Boone Goes to Kentucky
But when, in June, they reached the blue-grass region of Kentucky, a beautiful land of stretching prairies, lofty forests, and running streams, they felt well repaid for all the hardships of their long journey. It was indeed as the Indian had said, alive with game. Buffaloes, wolves, bears, elk, deer, and wild beasts of many kinds abounded, making truly a hunter’s paradise.
They at once put up a log shelter, and for six months they hunted to their hearts’ content. Then one day two of the party, Boone himself and a man named Stewart, while off on a hunting expedition, were captured by an Indian band. For several days the dusky warriors carefully guarded the two white captives. But on the seventh night, having eaten greedily of game they had killed during the day, they fell into a sound sleep.
Then Boone, who had been watching for this chance, arose quietly from his place among the sleeping Indians and gently wakened Stewart. The two crept stealthily away until out of hearing of the Indians, when, rising to their feet, they bounded off like deer through the dark woods to their own camp. But they found no one there, for the rest of the party had fled back home.
However, Boone and Stewart stayed on, and some weeks later they were pleasantly surprised when Daniel’s brother, Squire Boone, also a woodsman, unexpectedly arrived with another man and joined the camp. The four were quite contented, living and hunting together, until one day Stewart was shot by an Indian and killed. His death so frightened the man who had come over the mountains with Squire Boone, that the woods lost their charm for the poor fellow and he went back home.
So only the two brothers were left. They remained together three months longer in a little cabin in the forest. Then, as their powder and lead were getting low, Squire Boone returned to North Carolina for a fresh supply, leaving his brother to hold the hunting-ground.
Now Boone was left all alone. His life was continually in danger from the Indians. For fear of being surprised, he dared not sleep in camp, but hid himself at night in the cane-brake or thick underbrush, not even kindling a fire lest he should attract the Indians.
During these weeks of waiting for his brother, he led a very lonely life. In all that time he did not speak to a single human being, nor had he even a dog, cat, or horse for company. Without salt, sugar, or flour, his sole food was the game he shot or caught in traps.
How gladly he must have welcomed his brother, who returned at the end of two months, bringing the needed supplies! Other hunters also came from time to time, and Boone joined one party of them for a while.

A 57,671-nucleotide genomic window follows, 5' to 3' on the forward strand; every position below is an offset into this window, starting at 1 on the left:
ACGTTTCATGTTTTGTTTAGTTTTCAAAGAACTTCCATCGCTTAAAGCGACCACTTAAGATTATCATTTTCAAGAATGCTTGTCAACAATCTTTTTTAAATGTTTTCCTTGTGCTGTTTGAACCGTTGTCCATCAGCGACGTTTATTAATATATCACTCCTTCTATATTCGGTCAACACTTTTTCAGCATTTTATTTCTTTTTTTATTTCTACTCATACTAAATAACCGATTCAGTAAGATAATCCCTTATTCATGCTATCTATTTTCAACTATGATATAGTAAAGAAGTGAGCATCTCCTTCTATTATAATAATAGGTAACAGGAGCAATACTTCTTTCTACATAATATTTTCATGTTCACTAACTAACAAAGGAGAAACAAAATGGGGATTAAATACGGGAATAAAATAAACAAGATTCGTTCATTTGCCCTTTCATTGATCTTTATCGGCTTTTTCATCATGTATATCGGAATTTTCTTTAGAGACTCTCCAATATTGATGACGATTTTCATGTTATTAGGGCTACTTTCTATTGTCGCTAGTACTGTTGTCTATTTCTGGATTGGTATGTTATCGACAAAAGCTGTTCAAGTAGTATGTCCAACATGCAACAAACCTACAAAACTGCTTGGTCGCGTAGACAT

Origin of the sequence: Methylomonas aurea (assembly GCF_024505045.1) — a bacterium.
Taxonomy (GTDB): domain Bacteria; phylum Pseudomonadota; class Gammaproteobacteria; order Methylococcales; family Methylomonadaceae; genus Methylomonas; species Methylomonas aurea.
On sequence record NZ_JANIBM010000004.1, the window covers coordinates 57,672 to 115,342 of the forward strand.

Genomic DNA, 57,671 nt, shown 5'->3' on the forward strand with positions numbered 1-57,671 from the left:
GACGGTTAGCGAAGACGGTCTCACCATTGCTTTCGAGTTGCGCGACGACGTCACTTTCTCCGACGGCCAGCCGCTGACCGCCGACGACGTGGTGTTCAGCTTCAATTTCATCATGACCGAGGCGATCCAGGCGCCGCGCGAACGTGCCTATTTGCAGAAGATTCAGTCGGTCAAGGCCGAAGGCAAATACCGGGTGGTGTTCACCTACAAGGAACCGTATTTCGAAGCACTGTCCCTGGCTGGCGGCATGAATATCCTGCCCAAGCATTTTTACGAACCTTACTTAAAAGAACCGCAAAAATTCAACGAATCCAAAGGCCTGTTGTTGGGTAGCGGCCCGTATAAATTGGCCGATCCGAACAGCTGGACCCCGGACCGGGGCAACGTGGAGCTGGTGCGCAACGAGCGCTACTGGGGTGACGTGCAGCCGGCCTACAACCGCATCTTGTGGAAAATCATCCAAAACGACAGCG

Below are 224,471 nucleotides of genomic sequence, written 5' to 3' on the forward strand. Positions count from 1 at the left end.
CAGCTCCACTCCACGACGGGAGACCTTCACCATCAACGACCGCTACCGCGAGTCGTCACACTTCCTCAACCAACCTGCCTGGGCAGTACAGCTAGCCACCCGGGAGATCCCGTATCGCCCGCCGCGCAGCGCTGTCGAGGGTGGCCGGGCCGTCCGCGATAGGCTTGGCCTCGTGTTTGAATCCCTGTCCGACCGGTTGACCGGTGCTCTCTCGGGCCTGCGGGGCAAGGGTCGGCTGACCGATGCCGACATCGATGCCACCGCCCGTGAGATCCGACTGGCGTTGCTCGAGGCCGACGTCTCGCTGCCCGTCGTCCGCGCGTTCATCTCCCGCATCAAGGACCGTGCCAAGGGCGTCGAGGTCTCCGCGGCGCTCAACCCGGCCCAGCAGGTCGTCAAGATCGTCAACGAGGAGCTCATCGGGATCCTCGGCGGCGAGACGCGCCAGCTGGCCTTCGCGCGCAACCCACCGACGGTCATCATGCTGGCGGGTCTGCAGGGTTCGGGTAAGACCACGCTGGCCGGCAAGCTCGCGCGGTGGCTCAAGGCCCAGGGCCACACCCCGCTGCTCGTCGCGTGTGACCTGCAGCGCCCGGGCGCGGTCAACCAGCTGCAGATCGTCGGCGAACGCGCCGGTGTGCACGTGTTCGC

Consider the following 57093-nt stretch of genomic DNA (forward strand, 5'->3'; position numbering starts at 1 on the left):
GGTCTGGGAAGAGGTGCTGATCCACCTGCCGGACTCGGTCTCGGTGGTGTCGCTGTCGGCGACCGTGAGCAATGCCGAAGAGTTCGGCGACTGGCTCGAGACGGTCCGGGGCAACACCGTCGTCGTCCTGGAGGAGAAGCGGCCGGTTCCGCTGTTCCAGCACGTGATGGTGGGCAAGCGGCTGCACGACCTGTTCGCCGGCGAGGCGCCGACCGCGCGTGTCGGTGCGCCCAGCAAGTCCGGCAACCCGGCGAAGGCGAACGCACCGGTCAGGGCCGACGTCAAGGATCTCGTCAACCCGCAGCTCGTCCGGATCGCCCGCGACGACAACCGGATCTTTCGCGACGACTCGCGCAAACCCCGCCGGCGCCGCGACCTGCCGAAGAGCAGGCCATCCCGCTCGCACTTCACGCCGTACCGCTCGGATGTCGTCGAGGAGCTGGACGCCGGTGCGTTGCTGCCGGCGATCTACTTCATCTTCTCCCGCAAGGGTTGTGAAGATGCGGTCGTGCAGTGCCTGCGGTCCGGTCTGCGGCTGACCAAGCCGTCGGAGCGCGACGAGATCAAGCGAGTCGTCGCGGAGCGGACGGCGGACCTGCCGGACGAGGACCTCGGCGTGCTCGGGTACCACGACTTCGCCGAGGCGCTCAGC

After two years of his life in the woods he returned to his home on the Yadkin to bring out his wife and children.
By September, 1773, he had sold his farm and was ready with his family to go and settle in Kentucky. He had praised the new land so much that many others wished to go with him. So when he started there were, besides his wife and children, five families and forty men driving their horses and cattle before them. This group was the first to attempt settlement far out in the wilderness, away from the other settlers.
But while still on its way, the little company was set upon by a band of Indians near a narrow and difficult pass in the mountains. Six men were killed, among them Boone’s eldest son, and the cattle were scattered. This misfortune brought such gloom upon the party that all turned back for a time to a settlement on the Clinch River.
But Daniel Boone was one of those who would not give up. He said of himself that he was “ordained of God to settle the wilderness,” and in the end he carried out his unflinching purpose to make his home in the beautiful Kentucky region.
This region had already become well known by report east of the mountains. The Indians called it “a dark and bloody ground,” for, as an old chief told Boone, many tribes hunted and fought there, and the Indians had roamed over it for hundreds of years.
But none of the tribes really owned the land. So it was not possible to buy any part of it outright. Yet, to avoid strife, a friend of Boone’s, Richard Henderson, and a few others made treaties with the most powerful tribe, the Cherokees, who said that they might settle there.
As soon as it became certain that the Indians would not make trouble, Henderson sent Boone, in charge of thirty men, to open a pathway from the Holston River through Cumberland Gap to the Kentucky River.
With their axes the men chopped out a path through the dense undergrowth and cane-brakes broad enough for a pack-horse. You will be interested to know that this bridle-path was the beginning of the famous “Wilderness Road,” as it is still called. Later the narrow trail was widened into a highway for wagons, and it was along this way, rightly called a “wilderness road,” that in later years so many thousand settlers led their pack-trains over the mountains into Kentucky and Tennessee.
But that is taking a long look ahead! Just now we are thinking about the very first of these settlers, Daniel Boone and his company.